Preventing Sudden Unexpected Death on a Massive Scale


October 28, 2016

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Hello and welcome. I am Dr George Lundberg and this is At Large at Medscape.

The single most harmful action that any one human being could take is the initiation of a nuclear war, which would cause the sudden, unexpected death of massive numbers of infants, children, adults, entire societies—even human civilization as we know it.

This is a column about two books that describe decades of efforts to control nuclear weapons, one from 2008 and one from 2015. First, let me provide background and context.

The United States won the race to build an atomic bomb, succeeding before Japan and Germany in the 1940s. On August 6, 1945, an American B-29 exploded an atomic bomb over Hiroshima, Japan, destroying the city. On August 8, 1945, Dr Taro Takemi, physician to the emperor, "diagnosed" the atomic bomb, using a radioscope of bones brought to Tokyo from Hiroshima.[1] He quickly informed the emperor. The emperor, understanding that Japan could not win the war now, decided to accept the terms of the Potsdam Declaration and end the war. [Editor's note: The acceptance declaration was not recorded until August 14, 1945.][2] That decision was broadcast simultaneously in London and New York. On August 9, 1945, another American plane exploded a second atomic bomb, destroying most of Nagasaki, Japan. Japan formally surrendered on September 2, 1945.

The nuclear age was born.

Harry Truman, in 1950, and Dwight Eisenhower, in 1953, considered using nuclear bombs in Korea, and Richard Nixon considered such use in Vietnam in 1972. None did so. In 1981, Ronald Reagan spoke and acted aggressively by increasing the US capability to wage nuclear war.

An End to Nuclear Madness?

Revolted by these actions, two cardiology experts in the occurrence of sudden unexpected death, Bernard Lown of Boston, Massachusetts, and Evgeny Chazov of Moscow, Russia, put their heads together to endeavor to prevent the potential massive, sudden, unexpected death from nuclear war. In 1980, they founded International Physicians for the Prevention of Nuclear War (IPPNW), involving more than 100,000 physicians worldwide, and somehow got to Mikhail Gorbachev and Ronald Reagan with effective education and persuasion. These leaders softened their antagonistic positions and prevented nuclear war. Lown and Chazov accepted the Nobel Peace Prize in Oslo in 1985 on behalf of IPPNW. These initiatives are described in detail by Bernie Lown in his 2008 book, Prescription for Survival: A Doctor's Journey to End Nuclear Madness.[3]

On August 5, 1983, JAMA began a tradition of publishing an annual "Hiroshima Issue" during the first week of August, dedicated to the prevention of nuclear war. The same cover art was used each year. In that inaugural theme issue, Dr Takemi described the historic events for the first time in English.[1] He ended his illustrated commentary by saying, "Japanese and American physicians should join together to prevent the use of nuclear bombs." In addition to being the emperor's personal physician, Takemi was the president of the Japan Medical Association for 25 years, the father of the "Japanese JAMA," and highly influential with socialized medicine in Japan. This successful Japanese healthcare delivery system continues to the present time, and Japanese life expectancy remains the highest in the world.[4]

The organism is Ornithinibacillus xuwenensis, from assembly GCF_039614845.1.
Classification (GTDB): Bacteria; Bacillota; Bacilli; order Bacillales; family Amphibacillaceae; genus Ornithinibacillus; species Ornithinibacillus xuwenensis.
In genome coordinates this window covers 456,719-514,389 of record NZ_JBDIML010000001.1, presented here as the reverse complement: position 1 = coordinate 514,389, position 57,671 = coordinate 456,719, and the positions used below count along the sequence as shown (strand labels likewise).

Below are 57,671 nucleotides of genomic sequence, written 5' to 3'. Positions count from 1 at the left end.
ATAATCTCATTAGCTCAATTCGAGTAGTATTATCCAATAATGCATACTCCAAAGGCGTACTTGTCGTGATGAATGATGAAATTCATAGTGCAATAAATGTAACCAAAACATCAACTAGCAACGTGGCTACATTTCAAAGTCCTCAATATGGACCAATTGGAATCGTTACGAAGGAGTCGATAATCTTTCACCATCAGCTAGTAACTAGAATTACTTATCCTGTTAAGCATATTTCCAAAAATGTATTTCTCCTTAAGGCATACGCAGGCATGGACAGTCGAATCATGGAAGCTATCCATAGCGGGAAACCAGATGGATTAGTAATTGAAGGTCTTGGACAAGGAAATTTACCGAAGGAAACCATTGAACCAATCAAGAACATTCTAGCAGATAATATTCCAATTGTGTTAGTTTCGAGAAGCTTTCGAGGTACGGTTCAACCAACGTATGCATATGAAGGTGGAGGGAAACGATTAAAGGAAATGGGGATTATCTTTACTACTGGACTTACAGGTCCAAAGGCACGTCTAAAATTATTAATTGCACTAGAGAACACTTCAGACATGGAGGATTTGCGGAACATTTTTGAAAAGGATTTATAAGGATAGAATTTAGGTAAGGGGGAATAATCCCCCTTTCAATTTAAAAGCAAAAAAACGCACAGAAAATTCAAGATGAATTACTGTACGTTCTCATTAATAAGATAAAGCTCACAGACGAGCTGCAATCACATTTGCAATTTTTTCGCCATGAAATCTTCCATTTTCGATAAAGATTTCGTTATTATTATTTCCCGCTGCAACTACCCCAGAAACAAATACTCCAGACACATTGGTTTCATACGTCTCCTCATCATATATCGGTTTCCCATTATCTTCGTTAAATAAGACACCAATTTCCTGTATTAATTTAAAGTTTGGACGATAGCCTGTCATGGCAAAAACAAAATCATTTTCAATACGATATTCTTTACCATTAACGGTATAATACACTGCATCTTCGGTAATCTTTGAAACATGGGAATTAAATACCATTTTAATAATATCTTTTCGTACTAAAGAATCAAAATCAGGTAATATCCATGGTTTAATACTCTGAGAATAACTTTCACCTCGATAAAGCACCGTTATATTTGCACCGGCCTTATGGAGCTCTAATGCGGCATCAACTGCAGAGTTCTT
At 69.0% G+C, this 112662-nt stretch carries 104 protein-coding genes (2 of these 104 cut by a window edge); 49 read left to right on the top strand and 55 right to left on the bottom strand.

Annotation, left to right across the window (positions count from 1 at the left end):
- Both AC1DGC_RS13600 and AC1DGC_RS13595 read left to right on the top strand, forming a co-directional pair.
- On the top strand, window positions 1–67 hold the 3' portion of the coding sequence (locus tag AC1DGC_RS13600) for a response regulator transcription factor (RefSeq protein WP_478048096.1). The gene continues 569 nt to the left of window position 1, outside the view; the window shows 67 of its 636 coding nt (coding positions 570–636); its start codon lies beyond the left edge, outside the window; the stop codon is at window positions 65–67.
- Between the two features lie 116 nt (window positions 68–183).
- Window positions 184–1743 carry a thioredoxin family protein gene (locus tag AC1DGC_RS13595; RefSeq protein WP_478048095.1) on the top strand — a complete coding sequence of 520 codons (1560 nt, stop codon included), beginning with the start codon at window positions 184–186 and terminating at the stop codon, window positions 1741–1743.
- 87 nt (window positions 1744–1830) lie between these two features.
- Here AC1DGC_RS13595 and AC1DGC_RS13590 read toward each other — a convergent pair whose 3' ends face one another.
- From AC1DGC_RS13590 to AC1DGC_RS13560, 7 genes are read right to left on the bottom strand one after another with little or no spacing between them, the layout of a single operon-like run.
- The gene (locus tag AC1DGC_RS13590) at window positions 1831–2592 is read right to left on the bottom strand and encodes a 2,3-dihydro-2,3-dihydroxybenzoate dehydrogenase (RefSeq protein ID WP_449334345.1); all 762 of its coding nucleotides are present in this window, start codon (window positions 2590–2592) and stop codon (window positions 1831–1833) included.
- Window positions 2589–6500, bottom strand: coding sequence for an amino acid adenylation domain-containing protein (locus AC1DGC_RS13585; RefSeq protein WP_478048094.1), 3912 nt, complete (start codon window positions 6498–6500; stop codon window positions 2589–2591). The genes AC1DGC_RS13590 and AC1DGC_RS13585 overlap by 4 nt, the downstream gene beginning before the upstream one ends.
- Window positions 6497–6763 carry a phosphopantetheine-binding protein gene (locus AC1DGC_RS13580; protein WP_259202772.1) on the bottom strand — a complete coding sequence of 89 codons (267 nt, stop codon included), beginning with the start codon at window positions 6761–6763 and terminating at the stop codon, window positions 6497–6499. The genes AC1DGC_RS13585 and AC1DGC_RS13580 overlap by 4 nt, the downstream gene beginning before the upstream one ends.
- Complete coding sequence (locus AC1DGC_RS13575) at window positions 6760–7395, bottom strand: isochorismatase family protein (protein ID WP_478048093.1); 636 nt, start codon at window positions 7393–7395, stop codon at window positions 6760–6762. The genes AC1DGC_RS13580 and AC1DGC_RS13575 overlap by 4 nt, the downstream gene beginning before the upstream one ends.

On August 5, 1998, in the annual Hiroshima issue, JAMA published an editorial[5] coauthored by the presidents of both the Indian and Pakistani medical associations, joined by Lown, Chazov, and former CDC Director William Foege. This editorial called on the prime ministers of India and Pakistan (both of which became nuclear powers in May 1998 and were contemplating war) to not use nuclear weapons. They did not.

Back at the Brink

William Perry's 2015 book, My Journey at the Nuclear Brink,[6] describes his beginning involvement in the nuclear field in 1962 with the Cuban Missile Crisis. It chronicles a career in the military, academia, entrepreneurial industry, and government, in which he served as President Clinton's secretary of defense, among other key roles. Perry has dedicated his life to national security. His book gives the inside story of more than 50 years of international efforts at nuclear control, enunciating a giant question mark about the future.

Nuclear weapons are owned, controlled by, or stationed in 15 countries: Canada, the United Kingdom, France, Israel, Russia, India, Pakistan, China, North Korea, Belgium, Germany, Italy, The Netherlands, Turkey, and the United States.[7] What human is likely to break the nuclear calm? A deranged leader, a power-mad despot, an amoral paranoid, a suicide bomber, a terrorist, one engaged in a brinksmanship game of "chicken" spun out of control, a child-emperor, a thin-skinned hothead?

To the greatest extent possible, physicians should endeavor to assure that the leaders who could authorize the first strike be mature, sane, cool under pressure, loving humanity and their lives and families, capable of exercising self-control, crisis-tested, and who fully comprehend the enduring consequences.

Think about that. Think hard about that. There is no adequate medical response to nuclear war. Prevention is the only option.

Be afraid; be very afraid.

That is my opinion. I am Dr George Lundberg, at large for Medscape.


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